In spite of desires and hopes, it’s easier said than gigged. Nearly one in three responding sellers say that they have at times had to wait more than a week for a payment to be processed and delivered. Cross-border payments were cited as a particular difficulty, which a third of sellers polled said kept them from expanding to selling outside of the U.S. Sellers cited difficulty, inefficiency, and costs as the reasons for avoiding cross-border payments.
Prompt payments are very important to these sellers, with the impact of delayed payments including:
• 13% of sellers have had to miss or delay paying a bill, rent, or other obligation.
• 62% have had to sell personal property to solve a financial crunch.
Ting adds that even where such delays aren’t experienced, and the consequences not so severe, sellers can often become annoyed. Many, he explains, have grown up with technology, and speed of response is an expectation.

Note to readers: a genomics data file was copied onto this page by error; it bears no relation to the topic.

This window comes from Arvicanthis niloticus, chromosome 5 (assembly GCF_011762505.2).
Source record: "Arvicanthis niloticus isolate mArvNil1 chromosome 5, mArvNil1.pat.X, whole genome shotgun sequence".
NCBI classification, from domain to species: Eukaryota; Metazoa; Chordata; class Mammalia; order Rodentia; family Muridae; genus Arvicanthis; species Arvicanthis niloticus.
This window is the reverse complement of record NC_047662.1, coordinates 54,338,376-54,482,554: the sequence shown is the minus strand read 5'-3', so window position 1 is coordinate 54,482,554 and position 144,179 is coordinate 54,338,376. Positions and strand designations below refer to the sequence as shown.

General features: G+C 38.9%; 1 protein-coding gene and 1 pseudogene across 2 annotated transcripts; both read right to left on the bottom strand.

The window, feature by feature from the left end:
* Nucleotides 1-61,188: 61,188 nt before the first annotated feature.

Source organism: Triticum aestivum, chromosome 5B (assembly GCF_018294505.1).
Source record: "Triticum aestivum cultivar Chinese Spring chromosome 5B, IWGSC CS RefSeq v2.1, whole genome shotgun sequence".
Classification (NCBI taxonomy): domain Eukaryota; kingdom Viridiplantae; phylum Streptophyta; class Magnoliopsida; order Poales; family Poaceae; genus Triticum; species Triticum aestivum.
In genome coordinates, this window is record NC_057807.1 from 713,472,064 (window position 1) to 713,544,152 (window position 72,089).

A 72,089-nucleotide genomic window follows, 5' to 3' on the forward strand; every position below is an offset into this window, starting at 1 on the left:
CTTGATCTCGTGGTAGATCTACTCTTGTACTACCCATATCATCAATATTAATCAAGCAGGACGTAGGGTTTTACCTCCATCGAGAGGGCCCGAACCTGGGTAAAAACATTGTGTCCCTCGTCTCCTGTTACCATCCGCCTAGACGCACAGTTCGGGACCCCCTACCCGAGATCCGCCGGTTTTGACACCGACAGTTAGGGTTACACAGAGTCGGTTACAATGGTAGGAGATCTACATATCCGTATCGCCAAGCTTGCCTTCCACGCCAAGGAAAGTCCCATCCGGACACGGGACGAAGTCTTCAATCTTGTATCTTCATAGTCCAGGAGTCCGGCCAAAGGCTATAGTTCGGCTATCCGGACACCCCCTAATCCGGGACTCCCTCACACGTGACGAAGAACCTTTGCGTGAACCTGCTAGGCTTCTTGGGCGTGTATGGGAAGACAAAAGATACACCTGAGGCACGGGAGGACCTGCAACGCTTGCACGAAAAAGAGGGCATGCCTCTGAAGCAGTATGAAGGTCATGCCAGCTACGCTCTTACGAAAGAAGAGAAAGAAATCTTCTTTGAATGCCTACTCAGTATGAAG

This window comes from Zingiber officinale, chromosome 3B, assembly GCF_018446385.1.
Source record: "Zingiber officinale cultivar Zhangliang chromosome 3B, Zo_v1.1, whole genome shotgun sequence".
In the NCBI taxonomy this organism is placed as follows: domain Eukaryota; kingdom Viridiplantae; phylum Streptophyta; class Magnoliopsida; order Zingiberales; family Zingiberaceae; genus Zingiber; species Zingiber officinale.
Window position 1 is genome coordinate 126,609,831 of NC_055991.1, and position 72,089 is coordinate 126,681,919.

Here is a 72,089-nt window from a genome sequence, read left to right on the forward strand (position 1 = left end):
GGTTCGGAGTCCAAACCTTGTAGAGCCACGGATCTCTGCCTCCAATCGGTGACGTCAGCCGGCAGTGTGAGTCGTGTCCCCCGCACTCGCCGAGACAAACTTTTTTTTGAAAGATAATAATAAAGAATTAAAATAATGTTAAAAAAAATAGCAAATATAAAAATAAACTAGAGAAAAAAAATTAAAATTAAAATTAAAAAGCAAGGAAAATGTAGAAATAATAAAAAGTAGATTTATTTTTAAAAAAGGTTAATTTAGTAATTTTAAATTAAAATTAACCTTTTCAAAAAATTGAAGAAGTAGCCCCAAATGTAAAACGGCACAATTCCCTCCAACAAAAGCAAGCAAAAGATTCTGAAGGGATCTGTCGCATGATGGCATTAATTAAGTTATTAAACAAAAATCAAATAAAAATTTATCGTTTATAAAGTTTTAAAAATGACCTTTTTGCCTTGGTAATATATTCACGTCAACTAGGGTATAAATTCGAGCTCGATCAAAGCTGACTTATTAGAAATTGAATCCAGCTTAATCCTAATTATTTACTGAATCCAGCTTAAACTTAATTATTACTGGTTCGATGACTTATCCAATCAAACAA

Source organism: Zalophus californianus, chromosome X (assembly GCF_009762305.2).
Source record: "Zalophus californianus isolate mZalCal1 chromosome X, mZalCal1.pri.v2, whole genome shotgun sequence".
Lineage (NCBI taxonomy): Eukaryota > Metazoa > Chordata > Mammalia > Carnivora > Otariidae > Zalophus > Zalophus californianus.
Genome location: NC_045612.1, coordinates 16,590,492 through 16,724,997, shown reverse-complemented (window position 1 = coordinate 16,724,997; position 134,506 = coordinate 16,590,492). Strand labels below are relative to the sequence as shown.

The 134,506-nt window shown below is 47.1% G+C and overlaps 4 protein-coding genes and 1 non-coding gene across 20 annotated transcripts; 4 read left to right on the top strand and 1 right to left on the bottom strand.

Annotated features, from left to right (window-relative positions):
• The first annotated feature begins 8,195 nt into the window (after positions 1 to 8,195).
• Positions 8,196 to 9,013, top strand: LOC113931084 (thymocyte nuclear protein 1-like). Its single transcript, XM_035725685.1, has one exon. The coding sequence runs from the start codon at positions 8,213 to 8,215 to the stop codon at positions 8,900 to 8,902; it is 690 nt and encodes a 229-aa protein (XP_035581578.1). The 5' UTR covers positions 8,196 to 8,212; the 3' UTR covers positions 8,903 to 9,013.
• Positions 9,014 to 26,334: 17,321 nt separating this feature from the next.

What they don’t understand is that payments don’t necessarily travel at the speed of email or an internet transaction. A mismatch exists between how quickly many sellers can ship and deliver physical products, and how quickly payments can be delivered, once the purchaser initiates them. This mismatch can put sellers in a bind where they need payments in hand in order to pay for their raw materials or other inputs for their final product.
Speed of payments ranks highest as a reason for loyalty to a particular ecommerce marketplace—59% cited it—after number of users and number of buyers, according to the firm’s overall findings. The top three ecommerce marketplaces are Amazon, eBay, and Etsy, and respondents using those platforms were asked for their top three reasons for remaining loyal.
Interestingly, only Amazon saw speed of payments ranked highest, at 69%. At eBay, speed of payments came in second among loyalty factors, at 53%. And at Etsy that was even lower, at 48%. The top factors at eBay and Etsy was, in both cases, the number of users/buyers on the platform.
The research found that sellers will switch platforms if they feel that the payment process is too frustrating—13% said that they have switched. Of those who switched marketplace platforms, nearly half did so because fees were too high, and nearly a third changed marketplaces because payments took too long to process.